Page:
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Wednesday, January 25, 2012

Hobnobbing With The Bigwigs

Believe it or not, I actually have not finished writing about my trip to KY. I told you I packed a whole lot into two-and-a-half days! And there was that bit I mentioned about covering things A-Z...

While I was at Old Friends, I met that nice lady named Melissa, who hailed from upstate New York. As we were wrapping up the tour by perusing the offerings in the farm gift shop, I heard her ask her friend about what time they were supposed to be visiting India. I must admit to being a bit confused, given that we were standing in the middle of Kentucky. Silly me... of course they were talking about a horse! Specifically, a retired race mare, now a broodmare, a horse who Melissa had frequently visited in the shedrow at Saratoga and was very anxious to see again. She was living now back at Summer Wind farm right across the street from Old Friends. To my surprise, the ladies asked me if I would like to go with them to see the horse.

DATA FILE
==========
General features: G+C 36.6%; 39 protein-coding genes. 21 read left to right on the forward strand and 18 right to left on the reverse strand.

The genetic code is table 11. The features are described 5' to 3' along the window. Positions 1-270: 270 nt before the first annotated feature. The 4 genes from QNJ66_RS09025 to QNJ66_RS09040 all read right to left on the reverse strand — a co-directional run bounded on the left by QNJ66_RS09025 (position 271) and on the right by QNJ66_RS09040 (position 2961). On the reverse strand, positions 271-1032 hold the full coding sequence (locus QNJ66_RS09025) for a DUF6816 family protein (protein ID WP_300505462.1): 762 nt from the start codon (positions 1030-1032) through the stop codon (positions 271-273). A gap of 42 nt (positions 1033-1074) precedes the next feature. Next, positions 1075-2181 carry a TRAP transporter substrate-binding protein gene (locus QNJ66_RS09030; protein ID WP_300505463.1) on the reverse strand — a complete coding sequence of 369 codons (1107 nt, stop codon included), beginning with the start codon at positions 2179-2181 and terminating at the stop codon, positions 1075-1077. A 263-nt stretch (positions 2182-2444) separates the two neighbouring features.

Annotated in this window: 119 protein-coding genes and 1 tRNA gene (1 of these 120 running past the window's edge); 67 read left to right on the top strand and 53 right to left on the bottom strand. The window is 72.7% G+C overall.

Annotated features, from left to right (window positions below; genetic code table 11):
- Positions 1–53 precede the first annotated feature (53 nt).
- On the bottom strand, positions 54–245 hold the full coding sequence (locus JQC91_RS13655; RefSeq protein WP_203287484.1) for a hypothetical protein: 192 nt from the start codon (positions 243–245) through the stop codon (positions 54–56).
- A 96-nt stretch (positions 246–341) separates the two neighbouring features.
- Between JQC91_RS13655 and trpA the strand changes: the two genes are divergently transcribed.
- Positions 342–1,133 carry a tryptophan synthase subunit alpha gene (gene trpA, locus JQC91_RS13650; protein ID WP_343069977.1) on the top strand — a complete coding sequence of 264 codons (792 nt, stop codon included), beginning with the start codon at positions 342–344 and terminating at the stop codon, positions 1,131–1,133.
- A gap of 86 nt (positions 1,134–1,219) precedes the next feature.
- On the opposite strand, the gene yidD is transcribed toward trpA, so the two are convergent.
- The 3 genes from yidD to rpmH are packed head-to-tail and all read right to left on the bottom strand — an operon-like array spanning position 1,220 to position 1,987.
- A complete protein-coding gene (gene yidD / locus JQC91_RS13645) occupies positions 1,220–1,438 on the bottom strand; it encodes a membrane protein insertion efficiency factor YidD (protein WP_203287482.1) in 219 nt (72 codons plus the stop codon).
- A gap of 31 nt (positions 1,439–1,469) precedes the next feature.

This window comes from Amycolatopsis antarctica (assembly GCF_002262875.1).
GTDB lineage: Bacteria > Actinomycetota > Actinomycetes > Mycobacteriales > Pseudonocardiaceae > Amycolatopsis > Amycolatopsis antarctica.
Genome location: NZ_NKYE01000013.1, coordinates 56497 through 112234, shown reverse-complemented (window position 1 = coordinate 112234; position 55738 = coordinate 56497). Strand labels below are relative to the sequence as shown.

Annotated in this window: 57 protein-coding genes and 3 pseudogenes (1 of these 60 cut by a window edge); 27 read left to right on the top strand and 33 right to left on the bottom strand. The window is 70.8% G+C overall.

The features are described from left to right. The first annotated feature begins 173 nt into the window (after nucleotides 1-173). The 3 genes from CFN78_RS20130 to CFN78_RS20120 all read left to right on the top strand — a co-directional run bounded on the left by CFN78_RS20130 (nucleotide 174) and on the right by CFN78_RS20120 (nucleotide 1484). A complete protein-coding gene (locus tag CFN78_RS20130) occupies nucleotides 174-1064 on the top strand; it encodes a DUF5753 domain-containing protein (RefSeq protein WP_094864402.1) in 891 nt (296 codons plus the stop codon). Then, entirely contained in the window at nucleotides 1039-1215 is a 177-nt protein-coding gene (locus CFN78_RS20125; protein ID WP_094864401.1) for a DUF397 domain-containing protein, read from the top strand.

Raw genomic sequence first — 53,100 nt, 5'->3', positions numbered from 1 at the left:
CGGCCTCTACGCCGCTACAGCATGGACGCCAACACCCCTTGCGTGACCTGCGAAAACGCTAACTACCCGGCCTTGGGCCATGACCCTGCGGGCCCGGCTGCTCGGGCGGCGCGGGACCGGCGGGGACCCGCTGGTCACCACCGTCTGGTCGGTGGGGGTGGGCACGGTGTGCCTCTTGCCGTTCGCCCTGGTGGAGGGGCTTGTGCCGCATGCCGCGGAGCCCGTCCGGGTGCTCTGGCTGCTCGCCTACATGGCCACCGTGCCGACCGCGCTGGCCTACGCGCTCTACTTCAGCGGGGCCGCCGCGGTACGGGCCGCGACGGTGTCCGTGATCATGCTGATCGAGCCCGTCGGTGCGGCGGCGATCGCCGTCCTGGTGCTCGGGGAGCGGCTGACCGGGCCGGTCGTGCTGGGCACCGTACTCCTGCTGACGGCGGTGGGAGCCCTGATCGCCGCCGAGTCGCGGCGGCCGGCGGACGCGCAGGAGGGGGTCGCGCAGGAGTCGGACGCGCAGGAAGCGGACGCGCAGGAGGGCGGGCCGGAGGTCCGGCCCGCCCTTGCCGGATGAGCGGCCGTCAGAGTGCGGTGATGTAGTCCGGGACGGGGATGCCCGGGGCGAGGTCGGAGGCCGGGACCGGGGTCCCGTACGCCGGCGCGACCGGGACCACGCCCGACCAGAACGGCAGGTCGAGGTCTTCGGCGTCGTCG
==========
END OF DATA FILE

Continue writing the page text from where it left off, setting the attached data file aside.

While I was in the midst of contemplating this kind offer (I didn't leap at it because I wasn't sure about wading into the middle of a happy reunion), another lady walked in. She knew the secretary at Old Friends and immediately told her about what a great time she'd just had visiting WinStar Farm, which was having an Open House in honor of Breeder's Cup weekend. WinStar Farm? Open House? REALLY? This certainly made me prick up my ears. Normally one has to make a reservation in advance to tour any of the big-time Bluegrass establishments, much less one which owns a Derby-winning stallion. That would be Super Saver, who came in first in 2010 under Calvin Borel (and I really do need to find that photo of me with Calvin to show you guys!). I asked the lady how long the Open House lasted and how far away the farm was. She said she expected they'd be open at least until 2:00 (it was about 12:45) and the farm was 20 minutes away. That did it - I hastily said goodbye to Melissa and friend and was in my car like a shot. I was most anxious to check out a premier breeding facility like the ones I'd been driving by, having only ever been to one in the past (Claiborne).